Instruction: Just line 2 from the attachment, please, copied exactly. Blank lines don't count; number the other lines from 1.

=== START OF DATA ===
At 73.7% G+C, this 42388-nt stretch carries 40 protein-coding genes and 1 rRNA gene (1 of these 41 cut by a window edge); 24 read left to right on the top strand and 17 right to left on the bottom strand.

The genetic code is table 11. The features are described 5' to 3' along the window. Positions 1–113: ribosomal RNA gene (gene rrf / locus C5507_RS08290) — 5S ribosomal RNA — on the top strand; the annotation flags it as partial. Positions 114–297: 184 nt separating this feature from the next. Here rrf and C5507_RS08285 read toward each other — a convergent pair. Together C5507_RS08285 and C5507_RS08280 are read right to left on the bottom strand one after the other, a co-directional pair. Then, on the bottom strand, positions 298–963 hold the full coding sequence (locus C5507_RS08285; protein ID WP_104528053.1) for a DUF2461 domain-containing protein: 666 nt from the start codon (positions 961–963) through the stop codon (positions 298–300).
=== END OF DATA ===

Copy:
The genetic code is table 11. The features are described 5' to 3' along the window. Positions 1–113: ribosomal RNA gene (gene rrf / locus C5507_RS08290) — 5S ribosomal RNA — on the top strand; the annotation flags it as partial. Positions 114–297: 184 nt separating this feature from the next. Here rrf and C5507_RS08285 read toward each other — a convergent pair. Together C5507_RS08285 and C5507_RS08280 are read right to left on the bottom strand one after the other, a co-directional pair. Then, on the bottom strand, positions 298–963 hold the full coding sequence (locus C5507_RS08285; protein ID WP_104528053.1) for a DUF2461 domain-containing protein: 666 nt from the start codon (positions 961–963) through the stop codon (positions 298–300).